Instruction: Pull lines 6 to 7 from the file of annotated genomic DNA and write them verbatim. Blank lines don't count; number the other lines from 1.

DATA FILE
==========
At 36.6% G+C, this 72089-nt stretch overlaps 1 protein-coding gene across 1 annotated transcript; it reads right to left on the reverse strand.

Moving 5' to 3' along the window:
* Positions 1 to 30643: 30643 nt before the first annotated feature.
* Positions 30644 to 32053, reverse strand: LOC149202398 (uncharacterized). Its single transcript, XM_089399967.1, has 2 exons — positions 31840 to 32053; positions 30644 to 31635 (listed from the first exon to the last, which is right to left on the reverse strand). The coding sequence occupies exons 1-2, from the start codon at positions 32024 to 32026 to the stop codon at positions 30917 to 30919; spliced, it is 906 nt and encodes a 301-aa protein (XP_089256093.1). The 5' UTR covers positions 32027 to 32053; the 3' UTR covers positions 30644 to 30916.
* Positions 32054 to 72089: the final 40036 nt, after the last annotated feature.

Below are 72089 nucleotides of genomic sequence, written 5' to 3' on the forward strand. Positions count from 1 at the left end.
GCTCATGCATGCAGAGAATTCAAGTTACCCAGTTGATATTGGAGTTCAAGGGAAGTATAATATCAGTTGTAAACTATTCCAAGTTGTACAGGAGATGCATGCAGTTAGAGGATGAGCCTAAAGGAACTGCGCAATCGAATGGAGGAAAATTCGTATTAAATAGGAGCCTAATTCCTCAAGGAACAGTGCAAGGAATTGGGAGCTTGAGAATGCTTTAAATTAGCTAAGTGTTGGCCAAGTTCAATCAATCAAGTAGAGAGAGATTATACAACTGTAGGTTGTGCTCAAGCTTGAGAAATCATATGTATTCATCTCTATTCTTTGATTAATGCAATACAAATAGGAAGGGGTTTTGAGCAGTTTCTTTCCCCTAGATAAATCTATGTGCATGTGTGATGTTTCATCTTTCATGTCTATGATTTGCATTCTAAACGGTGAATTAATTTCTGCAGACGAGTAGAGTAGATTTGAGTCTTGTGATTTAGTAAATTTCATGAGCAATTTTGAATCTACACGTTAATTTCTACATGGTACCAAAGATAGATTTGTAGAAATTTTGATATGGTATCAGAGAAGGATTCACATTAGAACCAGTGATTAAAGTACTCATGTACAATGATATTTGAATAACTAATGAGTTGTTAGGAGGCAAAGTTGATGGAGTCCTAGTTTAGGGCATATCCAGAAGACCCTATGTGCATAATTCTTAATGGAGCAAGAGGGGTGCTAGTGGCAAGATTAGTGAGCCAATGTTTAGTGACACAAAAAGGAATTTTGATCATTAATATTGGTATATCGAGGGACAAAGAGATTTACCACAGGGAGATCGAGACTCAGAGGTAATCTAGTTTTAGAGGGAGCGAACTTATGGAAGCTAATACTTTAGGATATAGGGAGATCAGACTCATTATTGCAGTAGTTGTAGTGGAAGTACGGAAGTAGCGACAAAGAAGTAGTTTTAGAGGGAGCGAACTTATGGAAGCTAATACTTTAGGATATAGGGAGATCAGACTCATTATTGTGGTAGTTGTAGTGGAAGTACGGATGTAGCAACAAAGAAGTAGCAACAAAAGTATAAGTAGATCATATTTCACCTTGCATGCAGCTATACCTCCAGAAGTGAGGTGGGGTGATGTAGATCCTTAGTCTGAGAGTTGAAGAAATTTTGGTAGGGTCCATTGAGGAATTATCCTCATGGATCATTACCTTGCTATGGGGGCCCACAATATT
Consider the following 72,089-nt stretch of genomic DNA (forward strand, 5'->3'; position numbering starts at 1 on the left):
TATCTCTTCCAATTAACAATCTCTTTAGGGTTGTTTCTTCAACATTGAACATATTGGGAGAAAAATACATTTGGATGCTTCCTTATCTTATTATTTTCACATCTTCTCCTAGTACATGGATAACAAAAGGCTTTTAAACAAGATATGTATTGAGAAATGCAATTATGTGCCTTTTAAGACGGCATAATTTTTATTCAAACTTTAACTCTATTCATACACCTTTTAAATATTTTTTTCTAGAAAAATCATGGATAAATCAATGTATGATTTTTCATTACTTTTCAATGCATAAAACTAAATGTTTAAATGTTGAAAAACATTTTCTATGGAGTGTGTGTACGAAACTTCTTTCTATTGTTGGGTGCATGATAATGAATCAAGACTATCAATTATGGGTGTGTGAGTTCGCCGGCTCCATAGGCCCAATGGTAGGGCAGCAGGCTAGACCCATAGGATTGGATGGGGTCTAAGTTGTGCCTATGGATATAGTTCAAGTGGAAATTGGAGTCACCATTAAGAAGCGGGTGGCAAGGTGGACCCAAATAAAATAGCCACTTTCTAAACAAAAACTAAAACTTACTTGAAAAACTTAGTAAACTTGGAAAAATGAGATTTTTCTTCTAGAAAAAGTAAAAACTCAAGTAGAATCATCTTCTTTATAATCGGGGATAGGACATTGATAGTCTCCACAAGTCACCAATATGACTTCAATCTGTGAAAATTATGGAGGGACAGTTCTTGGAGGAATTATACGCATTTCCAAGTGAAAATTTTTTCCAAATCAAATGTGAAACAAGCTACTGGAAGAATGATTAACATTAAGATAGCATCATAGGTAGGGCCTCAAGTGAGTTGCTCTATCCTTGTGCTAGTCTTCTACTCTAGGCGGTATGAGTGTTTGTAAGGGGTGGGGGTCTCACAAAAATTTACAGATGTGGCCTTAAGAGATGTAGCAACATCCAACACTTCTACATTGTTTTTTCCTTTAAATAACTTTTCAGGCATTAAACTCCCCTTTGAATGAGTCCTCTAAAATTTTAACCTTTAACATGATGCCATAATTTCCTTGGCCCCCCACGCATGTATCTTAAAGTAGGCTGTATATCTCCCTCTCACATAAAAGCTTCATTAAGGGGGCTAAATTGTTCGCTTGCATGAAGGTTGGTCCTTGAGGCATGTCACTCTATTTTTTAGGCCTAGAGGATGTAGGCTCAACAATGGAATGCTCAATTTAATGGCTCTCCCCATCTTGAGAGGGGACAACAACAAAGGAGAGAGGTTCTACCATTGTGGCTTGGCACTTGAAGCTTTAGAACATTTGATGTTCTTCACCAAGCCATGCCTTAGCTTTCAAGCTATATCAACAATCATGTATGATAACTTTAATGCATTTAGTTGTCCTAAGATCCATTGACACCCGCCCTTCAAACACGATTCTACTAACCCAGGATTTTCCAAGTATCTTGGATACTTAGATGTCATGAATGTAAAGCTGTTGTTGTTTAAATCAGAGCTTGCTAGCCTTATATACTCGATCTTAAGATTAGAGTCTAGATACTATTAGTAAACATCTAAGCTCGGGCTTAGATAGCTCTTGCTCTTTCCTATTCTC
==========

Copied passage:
Below are 72089 nucleotides of genomic sequence, written 5' to 3' on the forward strand. Positions count from 1 at the left end.
GCTCATGCATGCAGAGAATTCAAGTTACCCAGTTGATATTGGAGTTCAAGGGAAGTATAATATCAGTTGTAAACTATTCCAAGTTGTACAGGAGATGCATGCAGTTAGAGGATGAGCCTAAAGGAACTGCGCAATCGAATGGAGGAAAATTCGTATTAAATAGGAGCCTAATTCCTCAAGGAACAGTGCAAGGAATTGGGAGCTTGAGAATGCTTTAAATTAGCTAAGTGTTGGCCAAGTTCAATCAATCAAGTAGAGAGAGATTATACAACTGTAGGTTGTGCTCAAGCTTGAGAAATCATATGTATTCATCTCTATTCTTTGATTAATGCAATACAAATAGGAAGGGGTTTTGAGCAGTTTCTTTCCCCTAGATAAATCTATGTGCATGTGTGATGTTTCATCTTTCATGTCTATGATTTGCATTCTAAACGGTGAATTAATTTCTGCAGACGAGTAGAGTAGATTTGAGTCTTGTGATTTAGTAAATTTCATGAGCAATTTTGAATCTACACGTTAATTTCTACATGGTACCAAAGATAGATTTGTAGAAATTTTGATATGGTATCAGAGAAGGATTCACATTAGAACCAGTGATTAAAGTACTCATGTACAATGATATTTGAATAACTAATGAGTTGTTAGGAGGCAAAGTTGATGGAGTCCTAGTTTAGGGCATATCCAGAAGACCCTATGTGCATAATTCTTAATGGAGCAAGAGGGGTGCTAGTGGCAAGATTAGTGAGCCAATGTTTAGTGACACAAAAAGGAATTTTGATCATTAATATTGGTATATCGAGGGACAAAGAGATTTACCACAGGGAGATCGAGACTCAGAGGTAATCTAGTTTTAGAGGGAGCGAACTTATGGAAGCTAATACTTTAGGATATAGGGAGATCAGACTCATTATTGCAGTAGTTGTAGTGGAAGTACGGAAGTAGCGACAAAGAAGTAGTTTTAGAGGGAGCGAACTTATGGAAGCTAATACTTTAGGATATAGGGAGATCAGACTCATTATTGTGGTAGTTGTAGTGGAAGTACGGATGTAGCAACAAAGAAGTAGCAACAAAAGTATAAGTAGATCATATTTCACCTTGCATGCAGCTATACCTCCAGAAGTGAGGTGGGGTGATGTAGATCCTTAGTCTGAGAGTTGAAGAAATTTTGGTAGGGTCCATTGAGGAATTATCCTCATGGATCATTACCTTGCTATGGGGGCCCACAATATT